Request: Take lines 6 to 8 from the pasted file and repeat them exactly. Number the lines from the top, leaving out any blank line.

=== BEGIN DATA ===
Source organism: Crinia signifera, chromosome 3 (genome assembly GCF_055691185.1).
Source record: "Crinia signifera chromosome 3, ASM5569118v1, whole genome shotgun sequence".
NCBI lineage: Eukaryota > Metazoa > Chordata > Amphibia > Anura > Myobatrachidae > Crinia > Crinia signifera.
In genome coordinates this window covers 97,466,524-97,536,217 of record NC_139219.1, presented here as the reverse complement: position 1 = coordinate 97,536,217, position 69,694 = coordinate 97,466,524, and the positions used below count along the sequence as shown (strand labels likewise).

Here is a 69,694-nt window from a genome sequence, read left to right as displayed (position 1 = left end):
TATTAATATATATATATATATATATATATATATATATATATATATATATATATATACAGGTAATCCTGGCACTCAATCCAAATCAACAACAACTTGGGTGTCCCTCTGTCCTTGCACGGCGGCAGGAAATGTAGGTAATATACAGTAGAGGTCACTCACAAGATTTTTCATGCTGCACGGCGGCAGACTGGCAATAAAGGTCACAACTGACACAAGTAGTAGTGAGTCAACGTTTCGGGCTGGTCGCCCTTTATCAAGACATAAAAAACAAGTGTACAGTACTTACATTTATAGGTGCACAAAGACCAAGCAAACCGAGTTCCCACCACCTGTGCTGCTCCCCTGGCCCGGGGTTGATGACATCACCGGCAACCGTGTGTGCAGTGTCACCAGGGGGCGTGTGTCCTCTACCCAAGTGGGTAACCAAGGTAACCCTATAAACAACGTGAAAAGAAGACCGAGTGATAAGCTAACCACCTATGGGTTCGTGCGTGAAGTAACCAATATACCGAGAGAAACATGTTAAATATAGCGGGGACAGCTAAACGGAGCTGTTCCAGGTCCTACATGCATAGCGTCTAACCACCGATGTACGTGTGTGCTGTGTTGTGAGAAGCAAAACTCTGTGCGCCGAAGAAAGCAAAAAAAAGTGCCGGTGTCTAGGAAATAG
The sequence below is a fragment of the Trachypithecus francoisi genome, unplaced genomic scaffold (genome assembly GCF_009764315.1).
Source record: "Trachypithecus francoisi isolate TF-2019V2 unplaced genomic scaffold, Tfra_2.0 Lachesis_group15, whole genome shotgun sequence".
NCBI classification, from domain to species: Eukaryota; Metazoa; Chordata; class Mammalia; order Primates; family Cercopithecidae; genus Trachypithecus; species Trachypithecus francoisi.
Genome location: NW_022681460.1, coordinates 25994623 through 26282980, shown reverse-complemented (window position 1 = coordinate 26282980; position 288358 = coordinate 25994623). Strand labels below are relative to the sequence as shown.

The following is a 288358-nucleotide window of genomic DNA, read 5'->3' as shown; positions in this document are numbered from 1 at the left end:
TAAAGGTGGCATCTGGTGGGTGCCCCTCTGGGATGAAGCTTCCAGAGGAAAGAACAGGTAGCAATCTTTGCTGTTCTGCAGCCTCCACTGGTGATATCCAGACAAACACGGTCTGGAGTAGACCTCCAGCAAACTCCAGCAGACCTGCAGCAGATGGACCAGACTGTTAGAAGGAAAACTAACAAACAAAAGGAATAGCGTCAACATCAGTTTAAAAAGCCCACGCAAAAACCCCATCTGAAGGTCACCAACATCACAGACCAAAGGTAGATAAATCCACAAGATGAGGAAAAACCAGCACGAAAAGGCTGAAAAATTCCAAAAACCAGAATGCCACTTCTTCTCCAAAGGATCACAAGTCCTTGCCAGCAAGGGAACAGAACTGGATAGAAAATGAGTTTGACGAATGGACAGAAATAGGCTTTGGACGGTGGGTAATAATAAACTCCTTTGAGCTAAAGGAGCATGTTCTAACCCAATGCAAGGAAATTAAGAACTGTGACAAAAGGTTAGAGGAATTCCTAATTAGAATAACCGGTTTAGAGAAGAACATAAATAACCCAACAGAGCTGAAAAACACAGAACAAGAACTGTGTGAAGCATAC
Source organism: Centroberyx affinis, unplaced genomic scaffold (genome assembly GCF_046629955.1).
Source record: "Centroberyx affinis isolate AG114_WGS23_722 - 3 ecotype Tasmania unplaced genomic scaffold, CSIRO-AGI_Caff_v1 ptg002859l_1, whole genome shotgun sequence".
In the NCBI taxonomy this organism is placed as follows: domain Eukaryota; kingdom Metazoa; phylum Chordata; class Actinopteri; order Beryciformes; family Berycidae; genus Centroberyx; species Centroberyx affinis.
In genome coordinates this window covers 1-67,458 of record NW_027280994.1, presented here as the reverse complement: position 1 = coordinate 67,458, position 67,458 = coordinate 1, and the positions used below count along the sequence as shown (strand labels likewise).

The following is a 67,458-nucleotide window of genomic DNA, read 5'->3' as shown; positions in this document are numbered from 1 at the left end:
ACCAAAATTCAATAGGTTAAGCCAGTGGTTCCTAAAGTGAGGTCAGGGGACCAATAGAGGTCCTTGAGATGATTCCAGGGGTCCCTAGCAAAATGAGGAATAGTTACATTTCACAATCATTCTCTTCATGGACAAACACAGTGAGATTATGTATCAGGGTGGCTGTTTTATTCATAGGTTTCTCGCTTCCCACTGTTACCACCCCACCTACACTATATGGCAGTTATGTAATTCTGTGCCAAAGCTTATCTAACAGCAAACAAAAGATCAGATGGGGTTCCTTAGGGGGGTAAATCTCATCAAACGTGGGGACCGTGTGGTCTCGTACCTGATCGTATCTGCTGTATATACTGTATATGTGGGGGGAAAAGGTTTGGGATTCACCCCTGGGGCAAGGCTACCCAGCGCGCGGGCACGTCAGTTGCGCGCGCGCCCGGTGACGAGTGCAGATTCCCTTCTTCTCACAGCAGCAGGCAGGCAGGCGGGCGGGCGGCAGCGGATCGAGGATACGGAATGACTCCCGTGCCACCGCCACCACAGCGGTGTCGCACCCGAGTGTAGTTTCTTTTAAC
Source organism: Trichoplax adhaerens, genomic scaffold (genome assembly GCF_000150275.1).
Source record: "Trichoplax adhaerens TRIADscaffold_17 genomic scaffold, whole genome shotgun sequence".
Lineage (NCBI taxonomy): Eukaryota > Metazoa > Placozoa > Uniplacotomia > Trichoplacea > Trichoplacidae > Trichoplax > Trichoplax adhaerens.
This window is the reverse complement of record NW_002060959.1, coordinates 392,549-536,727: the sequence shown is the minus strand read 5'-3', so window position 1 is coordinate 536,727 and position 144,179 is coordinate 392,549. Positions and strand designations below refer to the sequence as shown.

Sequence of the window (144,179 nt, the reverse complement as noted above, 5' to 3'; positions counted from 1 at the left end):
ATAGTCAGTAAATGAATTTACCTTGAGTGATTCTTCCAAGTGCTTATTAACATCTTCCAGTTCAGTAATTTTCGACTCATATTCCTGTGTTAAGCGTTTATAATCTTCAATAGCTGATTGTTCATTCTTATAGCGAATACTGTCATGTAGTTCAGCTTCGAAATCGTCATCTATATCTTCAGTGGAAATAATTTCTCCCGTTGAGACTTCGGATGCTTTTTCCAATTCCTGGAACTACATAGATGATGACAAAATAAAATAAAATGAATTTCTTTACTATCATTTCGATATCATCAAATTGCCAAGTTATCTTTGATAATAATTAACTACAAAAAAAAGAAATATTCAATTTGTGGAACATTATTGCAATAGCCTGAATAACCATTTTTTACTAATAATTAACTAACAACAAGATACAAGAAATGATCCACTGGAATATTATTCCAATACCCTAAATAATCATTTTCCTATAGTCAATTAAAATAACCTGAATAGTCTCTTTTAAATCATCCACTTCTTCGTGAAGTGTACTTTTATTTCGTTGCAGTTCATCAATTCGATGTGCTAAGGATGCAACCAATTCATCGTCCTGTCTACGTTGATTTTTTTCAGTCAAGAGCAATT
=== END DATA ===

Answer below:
TATTAATATATATATATATATATATATATATATATATATATATATATATATATATACAGGTAATCCTGGCACTCAATCCAAATCAACAACAACTTGGGTGTCCCTCTGTCCTTGCACGGCGGCAGGAAATGTAGGTAATATACAGTAGAGGTCACTCACAAGATTTTTCATGCTGCACGGCGGCAGACTGGCAATAAAGGTCACAACTGACACAAGTAGTAGTGAGTCAACGTTTCGGGCTGGTCGCCCTTTATCAAGACATAAAAAACAAGTGTACAGTACTTACATTTATAGGTGCACAAAGACCAAGCAAACCGAGTTCCCACCACCTGTGCTGCTCCCCTGGCCCGGGGTTGATGACATCACCGGCAACCGTGTGTGCAGTGTCACCAGGGGGCGTGTGTCCTCTACCCAAGTGGGTAACCAAGGTAACCCTATAAACAACGTGAAAAGAAGACCGAGTGATAAGCTAACCACCTATGGGTTCGTGCGTGAAGTAACCAATATACCGAGAGAAACATGTTAAATATAGCGGGGACAGCTAAACGGAGCTGTTCCAGGTCCTACATGCATAGCGTCTAACCACCGATGTACGTGTGTGCTGTGTTGTGAGAAGCAAAACTCTGTGCGCCGAAGAAAGCAAAAAAAAGTGCCGGTGTCTAGGAAATAG
The sequence below is a fragment of the Trachypithecus francoisi genome, unplaced genomic scaffold (genome assembly GCF_009764315.1).
Source record: "Trachypithecus francoisi isolate TF-2019V2 unplaced genomic scaffold, Tfra_2.0 Lachesis_group15, whole genome shotgun sequence".